I couldn’t breathe. I was sinking further each day. A houseful of people, yet I was always so alone. All the voices in my head, but I felt nothing but pure loneliness. I was amazed at how versatile I’d become. Who knew it was so easy to smile in people’s faces every day and go home and cry until my eyes burn? Or what about thoughts of suicide while winning at Monopoly with my family? I think that’s a true talent if you ask me.
I’ll never forget the day my mom saw my marks. She tried so hard not to cry, but I could hear her sobs that same night. Those sobs echoed in my head for months, and sometimes they still do. My mom was the catalyst for my recovery. She was there for my episodes when the only words my mouth could formulate were, “I don’t want to be here anymore.” She knew so little about the internal battles I encountered every single day, but she learned. Just for me.
I’ve gotten better. I’m not ‘fixed,’ but I’m better. I’m continuing to get better every day.
Yes, I am crying. However, I figured a personal testimony would help you realize you are not alone. Although it may seem cliche, you’re never alone. I can’t promise you when but I can promise you that you will be okay. You won’t wake up tomorrow and feel instantly cured of this dark mental entrapment, or even the next day. It will worsen before it gets better, another cliche I know; however, it’s the truth. Your mind will continue to test your limits, so far until you convince yourself that this is it, this is the end, but it won’t be. I know it may feel comforting, sadness has become your new happiness, and it’s comforting. You don’t wanna leave but trust me; this is not where you want to stay.
It takes baby steps, the road to recovery is long, but there’s a finish line ahead. By doing small things such as to:
Remind yourself that you’re enough.
Tell yourself when you wake up, in the middle of the day, and even when you go to bed. You’re enough today, tomorrow, and every day after that.
Take a walk outside.
I know you’re getting tired of me throwing these cliches around, but I swear, a little bit of fresh air or sunlight makes the biggest difference. Just try it once, even if it’s to get the mail.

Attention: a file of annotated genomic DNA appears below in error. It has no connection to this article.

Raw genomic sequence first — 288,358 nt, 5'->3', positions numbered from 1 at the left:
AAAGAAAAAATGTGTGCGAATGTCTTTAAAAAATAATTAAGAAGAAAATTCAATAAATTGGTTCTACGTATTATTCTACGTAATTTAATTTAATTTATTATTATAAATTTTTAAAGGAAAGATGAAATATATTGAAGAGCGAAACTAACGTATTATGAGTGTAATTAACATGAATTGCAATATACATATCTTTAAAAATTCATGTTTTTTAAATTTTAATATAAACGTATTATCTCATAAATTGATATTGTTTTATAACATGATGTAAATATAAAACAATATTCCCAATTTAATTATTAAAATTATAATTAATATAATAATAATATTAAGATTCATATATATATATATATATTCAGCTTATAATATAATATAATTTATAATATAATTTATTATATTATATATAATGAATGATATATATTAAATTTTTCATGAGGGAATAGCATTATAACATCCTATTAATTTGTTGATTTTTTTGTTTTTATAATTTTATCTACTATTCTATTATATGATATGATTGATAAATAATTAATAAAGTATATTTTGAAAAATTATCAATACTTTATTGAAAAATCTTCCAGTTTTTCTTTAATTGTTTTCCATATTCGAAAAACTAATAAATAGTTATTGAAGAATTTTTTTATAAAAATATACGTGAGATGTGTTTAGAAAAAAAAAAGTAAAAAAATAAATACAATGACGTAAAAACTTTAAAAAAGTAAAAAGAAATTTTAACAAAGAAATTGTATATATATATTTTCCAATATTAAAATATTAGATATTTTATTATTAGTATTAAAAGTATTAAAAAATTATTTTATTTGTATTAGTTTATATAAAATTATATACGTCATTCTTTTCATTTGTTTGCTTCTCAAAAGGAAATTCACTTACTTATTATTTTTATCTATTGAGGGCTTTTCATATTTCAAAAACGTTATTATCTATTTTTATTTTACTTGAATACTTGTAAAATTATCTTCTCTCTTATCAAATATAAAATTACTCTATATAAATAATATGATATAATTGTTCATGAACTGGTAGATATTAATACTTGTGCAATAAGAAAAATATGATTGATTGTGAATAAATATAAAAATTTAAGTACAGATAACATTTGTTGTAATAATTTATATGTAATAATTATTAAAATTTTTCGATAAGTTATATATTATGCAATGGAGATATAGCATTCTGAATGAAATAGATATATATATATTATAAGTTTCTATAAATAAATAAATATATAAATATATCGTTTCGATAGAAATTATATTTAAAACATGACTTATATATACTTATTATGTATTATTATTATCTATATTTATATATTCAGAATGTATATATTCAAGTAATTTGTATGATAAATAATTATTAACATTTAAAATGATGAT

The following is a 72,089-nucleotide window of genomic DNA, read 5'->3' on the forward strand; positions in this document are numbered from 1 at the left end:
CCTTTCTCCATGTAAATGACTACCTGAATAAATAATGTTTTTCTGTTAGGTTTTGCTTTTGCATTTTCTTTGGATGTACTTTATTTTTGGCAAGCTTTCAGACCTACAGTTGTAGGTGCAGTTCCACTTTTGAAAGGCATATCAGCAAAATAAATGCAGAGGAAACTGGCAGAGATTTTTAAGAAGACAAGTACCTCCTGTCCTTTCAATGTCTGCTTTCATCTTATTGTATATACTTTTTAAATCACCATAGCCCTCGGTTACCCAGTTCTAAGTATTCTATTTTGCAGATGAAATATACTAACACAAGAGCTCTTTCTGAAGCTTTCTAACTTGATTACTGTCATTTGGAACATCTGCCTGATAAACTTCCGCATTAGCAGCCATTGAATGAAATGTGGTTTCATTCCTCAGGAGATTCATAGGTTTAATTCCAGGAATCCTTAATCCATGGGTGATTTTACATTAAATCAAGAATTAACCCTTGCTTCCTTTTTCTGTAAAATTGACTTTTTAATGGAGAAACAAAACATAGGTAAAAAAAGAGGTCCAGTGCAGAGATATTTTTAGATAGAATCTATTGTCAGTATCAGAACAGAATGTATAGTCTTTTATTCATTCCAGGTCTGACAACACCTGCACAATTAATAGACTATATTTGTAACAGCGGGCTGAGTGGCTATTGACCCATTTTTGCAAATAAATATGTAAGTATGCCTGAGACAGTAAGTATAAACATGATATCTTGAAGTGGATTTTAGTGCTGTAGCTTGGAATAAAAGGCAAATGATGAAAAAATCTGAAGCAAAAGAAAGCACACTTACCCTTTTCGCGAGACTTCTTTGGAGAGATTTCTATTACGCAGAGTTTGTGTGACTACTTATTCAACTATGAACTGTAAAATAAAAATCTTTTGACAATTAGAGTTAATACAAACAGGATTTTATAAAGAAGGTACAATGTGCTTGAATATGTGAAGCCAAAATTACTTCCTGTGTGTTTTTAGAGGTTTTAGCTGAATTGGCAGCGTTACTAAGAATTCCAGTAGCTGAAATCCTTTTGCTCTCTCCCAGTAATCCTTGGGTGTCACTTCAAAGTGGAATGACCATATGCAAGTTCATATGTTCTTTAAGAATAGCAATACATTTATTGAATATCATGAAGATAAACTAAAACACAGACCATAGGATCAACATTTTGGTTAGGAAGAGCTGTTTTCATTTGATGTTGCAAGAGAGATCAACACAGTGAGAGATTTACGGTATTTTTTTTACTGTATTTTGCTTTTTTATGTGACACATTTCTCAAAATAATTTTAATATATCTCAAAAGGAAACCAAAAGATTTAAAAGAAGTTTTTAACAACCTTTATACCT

Make up your bed.
Right now, it’s probably a mess, go ahead and look at it. There’s probably water bottles and pizza rolls tangled in those sheets; make your bed. Making your bed to start the day creates a feeling of accomplishment and is a reminder that you’re in control of your day.
Open your curtains!
Your room probably smells weird from lying in the dark all day, so open your curtain or even your windows! Even if it isn’t sunny, the light from outside will go a long way in increasing your mood a few notches.
Sit outside for a few minutes.
Take this time to get more fresh air (I cannot stress how important fresh air is when you’re fighting demons) and to recenter. Talk to yourself aloud, write down how you’re feeling in the moment, or simply absorb everything around you. What can you see, hear, touch, and smell? I think this is the most helpful.
Depression doesn’t pick and choose who it wants to overcome. It can affect anyone, regardless of age, race, or religion. It’s okay to be depressed sometimes, but you can’t lose sight of who you are underneath it all. Depression is an issue many teens and adults don’t know how to talk about to others. If you ever feel down or just not yourself, don’t be afraid to seek help from someone you trust. At the end of the day, we are all human, and we can impact each other. You are never alone.
National Suicide Hotline:
Substance Abuse & Mental Health Helpline: